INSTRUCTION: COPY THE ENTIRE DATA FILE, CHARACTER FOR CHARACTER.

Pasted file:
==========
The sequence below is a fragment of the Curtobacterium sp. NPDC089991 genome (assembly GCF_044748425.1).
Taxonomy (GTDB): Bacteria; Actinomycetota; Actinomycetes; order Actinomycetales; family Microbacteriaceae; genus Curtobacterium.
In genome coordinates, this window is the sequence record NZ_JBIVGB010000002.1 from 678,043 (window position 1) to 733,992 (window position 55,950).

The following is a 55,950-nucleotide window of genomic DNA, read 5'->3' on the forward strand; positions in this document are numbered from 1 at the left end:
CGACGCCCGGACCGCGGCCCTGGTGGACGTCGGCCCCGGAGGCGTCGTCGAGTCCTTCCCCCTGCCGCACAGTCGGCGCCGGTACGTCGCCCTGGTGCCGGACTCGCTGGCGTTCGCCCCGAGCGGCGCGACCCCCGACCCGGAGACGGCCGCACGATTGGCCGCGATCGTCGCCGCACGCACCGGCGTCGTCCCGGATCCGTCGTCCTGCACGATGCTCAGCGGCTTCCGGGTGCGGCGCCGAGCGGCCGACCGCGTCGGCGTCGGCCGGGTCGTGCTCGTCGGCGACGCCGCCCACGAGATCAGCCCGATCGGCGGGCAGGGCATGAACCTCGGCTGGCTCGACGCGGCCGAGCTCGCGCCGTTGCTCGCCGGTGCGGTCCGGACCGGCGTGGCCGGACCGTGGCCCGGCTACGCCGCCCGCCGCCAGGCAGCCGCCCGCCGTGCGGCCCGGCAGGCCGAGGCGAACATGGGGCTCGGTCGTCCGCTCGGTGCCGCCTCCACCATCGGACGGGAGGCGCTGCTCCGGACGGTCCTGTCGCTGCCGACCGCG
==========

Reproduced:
The sequence below is a fragment of the Curtobacterium sp. NPDC089991 genome (assembly GCF_044748425.1).
Taxonomy (GTDB): Bacteria; Actinomycetota; Actinomycetes; order Actinomycetales; family Microbacteriaceae; genus Curtobacterium.
In genome coordinates, this window is the sequence record NZ_JBIVGB010000002.1 from 678,043 (window position 1) to 733,992 (window position 55,950).

The following is a 55,950-nucleotide window of genomic DNA, read 5'->3' on the forward strand; positions in this document are numbered from 1 at the left end:
CGACGCCCGGACCGCGGCCCTGGTGGACGTCGGCCCCGGAGGCGTCGTCGAGTCCTTCCCCCTGCCGCACAGTCGGCGCCGGTACGTCGCCCTGGTGCCGGACTCGCTGGCGTTCGCCCCGAGCGGCGCGACCCCCGACCCGGAGACGGCCGCACGATTGGCCGCGATCGTCGCCGCACGCACCGGCGTCGTCCCGGATCCGTCGTCCTGCACGATGCTCAGCGGCTTCCGGGTGCGGCGCCGAGCGGCCGACCGCGTCGGCGTCGGCCGGGTCGTGCTCGTCGGCGACGCCGCCCACGAGATCAGCCCGATCGGCGGGCAGGGCATGAACCTCGGCTGGCTCGACGCGGCCGAGCTCGCGCCGTTGCTCGCCGGTGCGGTCCGGACCGGCGTGGCCGGACCGTGGCCCGGCTACGCCGCCCGCCGCCAGGCAGCCGCCCGCCGTGCGGCCCGGCAGGCCGAGGCGAACATGGGGCTCGGTCGTCCGCTCGGTGCCGCCTCCACCATCGGACGGGAGGCGCTGCTCCGGACGGTCCTGTCGCTGCCGACCGCG